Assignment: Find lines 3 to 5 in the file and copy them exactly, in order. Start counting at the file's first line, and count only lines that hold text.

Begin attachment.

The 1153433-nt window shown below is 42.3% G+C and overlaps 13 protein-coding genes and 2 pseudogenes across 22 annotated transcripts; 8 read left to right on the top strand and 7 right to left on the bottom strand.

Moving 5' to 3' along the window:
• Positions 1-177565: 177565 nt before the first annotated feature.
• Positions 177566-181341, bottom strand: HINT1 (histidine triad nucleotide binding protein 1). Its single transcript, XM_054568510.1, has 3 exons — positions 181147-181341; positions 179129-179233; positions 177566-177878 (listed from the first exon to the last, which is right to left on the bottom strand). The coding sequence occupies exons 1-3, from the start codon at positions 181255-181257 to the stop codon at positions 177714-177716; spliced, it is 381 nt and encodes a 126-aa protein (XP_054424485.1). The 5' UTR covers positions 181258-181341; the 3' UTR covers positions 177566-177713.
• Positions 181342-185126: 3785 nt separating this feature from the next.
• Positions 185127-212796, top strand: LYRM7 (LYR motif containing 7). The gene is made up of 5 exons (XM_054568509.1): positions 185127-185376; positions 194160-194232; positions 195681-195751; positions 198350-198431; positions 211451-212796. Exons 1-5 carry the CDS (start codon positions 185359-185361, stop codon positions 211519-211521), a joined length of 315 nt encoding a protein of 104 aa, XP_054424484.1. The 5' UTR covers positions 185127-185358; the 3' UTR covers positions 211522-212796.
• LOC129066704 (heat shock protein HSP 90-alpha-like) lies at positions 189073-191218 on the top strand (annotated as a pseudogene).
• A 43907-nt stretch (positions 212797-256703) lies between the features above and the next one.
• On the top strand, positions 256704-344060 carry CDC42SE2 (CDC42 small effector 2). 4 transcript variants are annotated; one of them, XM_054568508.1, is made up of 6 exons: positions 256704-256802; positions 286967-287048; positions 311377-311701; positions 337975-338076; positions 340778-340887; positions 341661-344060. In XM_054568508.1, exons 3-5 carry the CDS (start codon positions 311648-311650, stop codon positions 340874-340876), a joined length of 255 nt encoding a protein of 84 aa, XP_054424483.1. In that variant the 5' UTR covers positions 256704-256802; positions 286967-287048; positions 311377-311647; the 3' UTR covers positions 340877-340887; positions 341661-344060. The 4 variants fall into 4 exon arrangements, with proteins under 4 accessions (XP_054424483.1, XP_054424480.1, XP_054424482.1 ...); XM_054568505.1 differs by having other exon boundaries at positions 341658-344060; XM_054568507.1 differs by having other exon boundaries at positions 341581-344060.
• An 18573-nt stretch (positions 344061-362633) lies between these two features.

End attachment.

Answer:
• Positions 1-177565: 177565 nt before the first annotated feature.
• Positions 177566-181341, bottom strand: HINT1 (histidine triad nucleotide binding protein 1). Its single transcript, XM_054568510.1, has 3 exons — positions 181147-181341; positions 179129-179233; positions 177566-177878 (listed from the first exon to the last, which is right to left on the bottom strand). The coding sequence occupies exons 1-3, from the start codon at positions 181255-181257 to the stop codon at positions 177714-177716; spliced, it is 381 nt and encodes a 126-aa protein (XP_054424485.1). The 5' UTR covers positions 181258-181341; the 3' UTR covers positions 177566-177713.
• Positions 181342-185126: 3785 nt separating this feature from the next.